How To: Detect Ad Blockers (adblock, uBlock, etc)

As a blogger or any other kind of publisher, you might be interested in if the user accessing your page right now is using an ad blocker or not. You might want to do that to display a box that encourages them to disable their ad blocker, because you’re trying to make a living off of blogging or to make more conscious decisions about how you’re going to layout your page.

If a user has an adblocker installed, you don’t have to reserve the space in your layout for the ad units, so you might as well get rid of them, so in this post we’re going to have a look at how we can determine if a user has installed an ad blocker like Adblock, Adblock Plus or uBlock.

Disclaimer: Some countries have discussed if it is legal for a webmaster to determine if their users have an adblocker installed or not, because it technically is a method of figuring out what software a user has installed, which quickly becomes a privacy matter.

How do Adblockers work?

Basically Adblockers are a huge blacklist of which files not to load or from which domains NOT to load files. This goes for Brave, Adblock, Adblock Plus and uBlock as well.

So when you open a page, this adblocker looks at what (mostly JavaScript files) and domains are on its blacklist.

https://pagead2.googlesyndication.com/*
https://static.ads-twitter.com/uwt.js

and every time your browser will try to load one of these scripts or from one of the listed domains, the blocker will stop your browser from loading that and as a result, the ads will not be loaded and also not displayed.

More important than not seeing the ads for most users is that they will not be tracked and no major company will know that they looked at a new swim suit and therefor spam them with swimsuit ads for the rest of the year.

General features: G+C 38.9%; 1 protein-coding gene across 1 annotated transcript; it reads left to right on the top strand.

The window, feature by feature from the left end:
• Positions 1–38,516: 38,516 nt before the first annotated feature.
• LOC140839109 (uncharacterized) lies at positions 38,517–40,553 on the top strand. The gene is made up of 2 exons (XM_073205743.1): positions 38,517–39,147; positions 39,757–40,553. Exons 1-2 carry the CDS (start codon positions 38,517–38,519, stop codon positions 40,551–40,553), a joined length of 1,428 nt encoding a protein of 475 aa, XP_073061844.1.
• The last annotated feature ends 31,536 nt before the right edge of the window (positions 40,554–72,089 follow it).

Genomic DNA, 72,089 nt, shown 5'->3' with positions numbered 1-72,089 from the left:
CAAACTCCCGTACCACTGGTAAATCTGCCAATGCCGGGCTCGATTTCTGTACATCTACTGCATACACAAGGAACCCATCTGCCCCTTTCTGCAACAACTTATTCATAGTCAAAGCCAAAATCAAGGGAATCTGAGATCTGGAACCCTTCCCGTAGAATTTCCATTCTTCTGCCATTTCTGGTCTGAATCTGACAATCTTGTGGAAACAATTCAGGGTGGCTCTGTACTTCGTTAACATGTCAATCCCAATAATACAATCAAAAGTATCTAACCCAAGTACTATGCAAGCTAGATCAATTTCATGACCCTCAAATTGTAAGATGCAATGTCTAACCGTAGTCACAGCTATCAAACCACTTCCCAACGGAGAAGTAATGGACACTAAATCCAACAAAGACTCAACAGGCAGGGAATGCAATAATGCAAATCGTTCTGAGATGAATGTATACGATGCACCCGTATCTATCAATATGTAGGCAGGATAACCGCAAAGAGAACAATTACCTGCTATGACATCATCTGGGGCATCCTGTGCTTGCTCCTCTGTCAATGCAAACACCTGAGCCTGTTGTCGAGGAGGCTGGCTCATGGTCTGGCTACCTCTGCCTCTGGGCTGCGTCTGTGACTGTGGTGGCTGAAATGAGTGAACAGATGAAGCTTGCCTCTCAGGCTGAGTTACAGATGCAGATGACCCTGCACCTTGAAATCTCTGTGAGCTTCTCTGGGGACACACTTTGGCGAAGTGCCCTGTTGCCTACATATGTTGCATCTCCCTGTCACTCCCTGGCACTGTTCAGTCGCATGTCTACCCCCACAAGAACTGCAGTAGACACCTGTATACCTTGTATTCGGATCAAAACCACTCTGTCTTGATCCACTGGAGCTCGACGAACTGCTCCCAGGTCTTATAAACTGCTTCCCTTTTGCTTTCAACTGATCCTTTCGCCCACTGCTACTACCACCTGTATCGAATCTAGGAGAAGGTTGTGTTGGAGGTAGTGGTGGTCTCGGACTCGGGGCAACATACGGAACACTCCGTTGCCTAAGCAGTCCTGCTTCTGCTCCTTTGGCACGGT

You can have a look at a huge collection of blacklists for adblockers at filterlists.com

In your browser you can see if your plugin has been active by looking at your JavaScript console in the developer tools:

chrome devtools blocked request

Note the message: Failed to load resource: net::ERR_BLOCKED_BY_CLIENT, which is caused by your adblocker.

Vanilla JS Adblock / ublock Detection

If you want to know if a user has an ad blocker installed, it’s quite trivial with a few lines of JavaScript. You’ll just need an example script or file to load that you know will be blocked, if an adblocker is installed.

Let’s try to write a JavaScript function that tries to load a script we know will be blocked. Try enabling and disabling your adblocker to test if it works properly:

See the Pen Detect Adblockers by Jonathan M. Hethey (@jonathanmh) on CodePen.

For this example I picked: https://pagead2.googlesyndication.com/pagead/js/adsbygoogle.js which is the default JavaScript file for Google Adsense.

This is the difference in page load when using GET vs HEAD, as you can see the HEAD request is significantly smaller / faster:

  • 25.1KB by using GET as the method
  • 70B by using HEAD as the method

If the current user has an adblocker installed it should read: ads are blocked else: ads are not blocked.

If you have any use cases for this, any comments or questions, leave them below or tweet at me!

Full code:

document.addEventListener('DOMContentLoaded', init, false);

function init(){
  adsBlocked(function(blocked){
    if(blocked){